Pros and Cons of Flooring Choices

Earlier, we gave you the best flooring choices for each room in your house. Today, we’d like to take a look at the advantages and disadvantages of each flooring solution so you can better understand how each can help you identify which ones will best meet your needs.

1. Laminate Flooring

Laminate flooring is a popular choice among DIYers and other home improvement enthusiast. There are a number of reasons why designers, decorators and home improvement have this on the top list of their favorite flooring choices: cost, design and durability are just some of a few.

Now, don’t be fooled. In terms of course, yes, laminate flooring can come in really cheap but this does not mean that it is indeed cheap. The price range for this type of flooring can go from 50 cents to $3 per square meter. In some cases, the best kinds of laminate flooring can even cost more than real hardwoods. Whether or not you are decided that this is indeed the best flooring that suits your needs, be sure to consider installation costs.

Laminate flooring comes in a wide variety of shades and textures, some mimicking the actual feel and appearance of real hardwood or natural stone tile flooring without the common sensitivities of hardwood – like expanding and contracting when climate changes, being prone to scratch and low tolerance of water and moisture. It’s also not as cold and slippery as stone and tile flooring. Another advantage is that it is easier to clean laminate flooring and virtually needs to maintenance, unlike hardwoods that requires refinishing.

Downside: well, its not the real thing. No matter how much it looks like granite tiles, at the end of the day, laminate flooring will not add even a fraction of the cost having granite flooring does to a property. Since you will not be able to refinish it, when the laminate flooring begin to look like worn and old, well, you eventually have to replace it.

2. Vinyl and Linoleum Flooring

Vinyl and linoleum flooring are entirely different flooring solutions that fall into the same categories which sometimes leave people confused on  which is which. Vinyl is sourced from synthetic materials while linoleum is made up of natural components. Both comes in sheets and are highly flexible and durable while vinyl flooring is also available in planks and tiles.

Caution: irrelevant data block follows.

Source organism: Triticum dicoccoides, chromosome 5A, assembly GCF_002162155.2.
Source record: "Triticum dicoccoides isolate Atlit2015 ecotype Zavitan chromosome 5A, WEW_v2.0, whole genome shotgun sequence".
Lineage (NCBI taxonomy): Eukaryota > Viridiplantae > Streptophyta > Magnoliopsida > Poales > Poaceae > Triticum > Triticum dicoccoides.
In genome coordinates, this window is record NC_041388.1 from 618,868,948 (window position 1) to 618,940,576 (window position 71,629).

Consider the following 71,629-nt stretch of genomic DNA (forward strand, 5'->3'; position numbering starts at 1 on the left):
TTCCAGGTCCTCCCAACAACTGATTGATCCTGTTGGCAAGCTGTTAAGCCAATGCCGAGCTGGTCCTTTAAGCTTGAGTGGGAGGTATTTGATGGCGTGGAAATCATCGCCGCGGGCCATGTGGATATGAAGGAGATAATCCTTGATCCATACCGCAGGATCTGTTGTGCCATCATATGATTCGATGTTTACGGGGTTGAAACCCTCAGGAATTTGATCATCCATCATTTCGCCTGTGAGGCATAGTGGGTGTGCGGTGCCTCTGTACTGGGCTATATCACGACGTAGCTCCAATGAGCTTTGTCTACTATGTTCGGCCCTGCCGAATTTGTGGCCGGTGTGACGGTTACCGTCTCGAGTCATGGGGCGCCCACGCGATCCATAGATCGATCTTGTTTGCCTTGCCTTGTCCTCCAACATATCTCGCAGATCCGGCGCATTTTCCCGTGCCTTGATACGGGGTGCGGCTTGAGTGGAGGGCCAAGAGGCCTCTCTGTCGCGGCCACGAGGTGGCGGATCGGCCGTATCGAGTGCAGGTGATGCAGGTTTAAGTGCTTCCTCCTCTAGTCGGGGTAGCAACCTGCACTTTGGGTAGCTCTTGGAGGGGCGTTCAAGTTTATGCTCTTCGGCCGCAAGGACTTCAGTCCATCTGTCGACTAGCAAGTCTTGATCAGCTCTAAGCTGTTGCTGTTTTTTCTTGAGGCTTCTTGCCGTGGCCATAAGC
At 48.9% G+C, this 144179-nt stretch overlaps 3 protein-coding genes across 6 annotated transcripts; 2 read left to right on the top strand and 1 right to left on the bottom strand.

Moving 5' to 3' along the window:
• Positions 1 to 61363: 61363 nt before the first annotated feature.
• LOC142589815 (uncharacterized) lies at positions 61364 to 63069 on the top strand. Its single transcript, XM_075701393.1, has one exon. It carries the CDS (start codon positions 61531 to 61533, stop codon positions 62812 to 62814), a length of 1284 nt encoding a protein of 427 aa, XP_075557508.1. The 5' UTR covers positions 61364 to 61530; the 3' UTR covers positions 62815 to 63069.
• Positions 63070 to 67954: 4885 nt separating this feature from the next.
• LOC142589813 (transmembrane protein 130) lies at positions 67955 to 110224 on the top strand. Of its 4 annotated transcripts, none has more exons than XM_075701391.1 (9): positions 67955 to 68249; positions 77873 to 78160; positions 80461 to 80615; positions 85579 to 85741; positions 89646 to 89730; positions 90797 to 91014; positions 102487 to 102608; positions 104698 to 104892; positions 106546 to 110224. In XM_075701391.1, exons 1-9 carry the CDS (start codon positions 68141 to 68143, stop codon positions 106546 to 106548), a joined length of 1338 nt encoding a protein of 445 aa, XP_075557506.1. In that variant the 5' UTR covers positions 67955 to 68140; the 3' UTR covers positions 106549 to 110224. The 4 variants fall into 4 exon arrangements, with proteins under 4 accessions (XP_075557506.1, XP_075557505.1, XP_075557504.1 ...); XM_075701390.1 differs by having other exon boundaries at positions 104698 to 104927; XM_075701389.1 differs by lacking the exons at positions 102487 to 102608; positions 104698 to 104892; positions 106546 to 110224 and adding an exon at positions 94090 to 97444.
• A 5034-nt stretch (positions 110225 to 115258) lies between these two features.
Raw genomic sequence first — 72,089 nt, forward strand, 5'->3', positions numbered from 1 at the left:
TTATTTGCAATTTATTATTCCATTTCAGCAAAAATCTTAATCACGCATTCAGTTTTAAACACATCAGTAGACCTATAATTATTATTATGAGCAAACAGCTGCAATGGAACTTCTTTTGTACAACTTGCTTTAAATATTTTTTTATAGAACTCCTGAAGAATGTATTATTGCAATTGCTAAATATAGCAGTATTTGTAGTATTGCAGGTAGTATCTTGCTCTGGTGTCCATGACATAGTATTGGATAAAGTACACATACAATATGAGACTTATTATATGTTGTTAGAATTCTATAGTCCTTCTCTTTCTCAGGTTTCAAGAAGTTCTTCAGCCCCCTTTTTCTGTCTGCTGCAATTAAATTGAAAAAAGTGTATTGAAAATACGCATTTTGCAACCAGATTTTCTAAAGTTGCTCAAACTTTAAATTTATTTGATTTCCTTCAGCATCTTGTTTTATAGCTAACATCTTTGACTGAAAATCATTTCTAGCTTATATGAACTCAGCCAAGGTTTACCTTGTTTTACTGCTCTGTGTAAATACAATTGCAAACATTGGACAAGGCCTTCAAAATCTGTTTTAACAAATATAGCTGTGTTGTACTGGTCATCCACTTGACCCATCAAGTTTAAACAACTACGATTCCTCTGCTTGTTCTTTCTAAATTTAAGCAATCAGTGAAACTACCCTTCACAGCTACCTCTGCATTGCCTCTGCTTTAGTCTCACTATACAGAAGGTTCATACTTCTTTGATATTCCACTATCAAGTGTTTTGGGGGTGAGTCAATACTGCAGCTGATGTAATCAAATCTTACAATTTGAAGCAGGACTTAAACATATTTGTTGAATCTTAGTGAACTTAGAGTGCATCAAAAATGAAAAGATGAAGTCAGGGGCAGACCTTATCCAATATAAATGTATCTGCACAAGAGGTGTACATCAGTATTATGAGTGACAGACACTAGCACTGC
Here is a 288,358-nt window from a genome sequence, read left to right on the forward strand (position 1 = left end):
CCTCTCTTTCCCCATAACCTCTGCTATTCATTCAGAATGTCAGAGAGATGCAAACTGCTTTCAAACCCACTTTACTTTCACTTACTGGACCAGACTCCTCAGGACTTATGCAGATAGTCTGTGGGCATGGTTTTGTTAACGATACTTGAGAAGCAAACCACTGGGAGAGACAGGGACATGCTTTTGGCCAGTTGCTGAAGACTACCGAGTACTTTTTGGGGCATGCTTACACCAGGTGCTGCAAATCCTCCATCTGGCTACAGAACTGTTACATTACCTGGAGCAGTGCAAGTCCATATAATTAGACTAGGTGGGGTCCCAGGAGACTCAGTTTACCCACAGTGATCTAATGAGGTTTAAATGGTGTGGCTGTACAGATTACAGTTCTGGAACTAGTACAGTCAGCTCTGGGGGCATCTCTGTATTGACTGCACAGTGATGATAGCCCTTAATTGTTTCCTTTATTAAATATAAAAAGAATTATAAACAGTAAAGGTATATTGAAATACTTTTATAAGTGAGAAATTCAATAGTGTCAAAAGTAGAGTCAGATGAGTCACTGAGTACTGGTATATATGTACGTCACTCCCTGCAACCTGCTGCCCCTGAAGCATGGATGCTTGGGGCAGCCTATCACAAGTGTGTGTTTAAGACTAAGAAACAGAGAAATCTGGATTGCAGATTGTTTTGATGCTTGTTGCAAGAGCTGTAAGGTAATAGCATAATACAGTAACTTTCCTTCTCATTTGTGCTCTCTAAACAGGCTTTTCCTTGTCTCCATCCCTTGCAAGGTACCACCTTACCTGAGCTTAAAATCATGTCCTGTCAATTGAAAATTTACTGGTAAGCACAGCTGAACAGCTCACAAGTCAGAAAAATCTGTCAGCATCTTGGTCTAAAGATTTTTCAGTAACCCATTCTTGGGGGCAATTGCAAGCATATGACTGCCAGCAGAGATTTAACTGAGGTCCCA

On the price scale, linoleum and vinyl flooring can go from somewhere between $1 to $5 per square feet and having it installed can cost a few hundred dollars more.

Aside from the price advantage, vinyl is easy and comfortable underfoot. It requires no maintenance and can be made to tool like either wood or stone tiles. In general, vinyl is flexible and can very much tolerate water and moisture. Its polymer core also does not permit the growth of bacteria and microbes that causes allergies and infections. If you prefer something more environmentally sound, linoleum is a great contender. Its as durable a vinyl and also required very little maintenance. Just a once a year waxing to keep it shiny and buffed.

Looking like another flooring material really doesn’t add any monetary value to the property and some of these “look alikes” well, they don’t look and feel alike that much. Also be sure to check your brand and the quality of the vinyl flooring you are going to buy because there are some that tears and dents easily. As for linoleums, the most challenge shoppers and designers face is the limited designs.

3. Cork Flooring

Cork flooring has been around for a couple of decades. Resilient and quiet, it is prefered by those people who wants comfort and warmth. Each square feet of cork can go from $2 to $8 per square feet.

Cork is an excellent insulator and provides a very warm and comfortable feet under foot. It’s also great at muffling sounds and hypoallergenic which is why it is very ideal for families with small children. It is also the flooring of choice for the environmentally conscious since it is sourced from the bark of a cork oak tree which does not cause any harm on the tree when the raw materials are harvested.

Some disadvantages of using cork flooring is that unprotected constant exposure sunlight may cause fading. Also, since cork is made up of numerous air sacks, it has a tendency of retaining its shape over time. Having heavy equipment and furniture might leave marks on the surface. This sensitivity also makes it a not so good of a choice for homes with pets since their paws and claws can easily damage the cork flooring surface.

Read more about the advantages and disadvantages of other cork flooring solutions in our next post.

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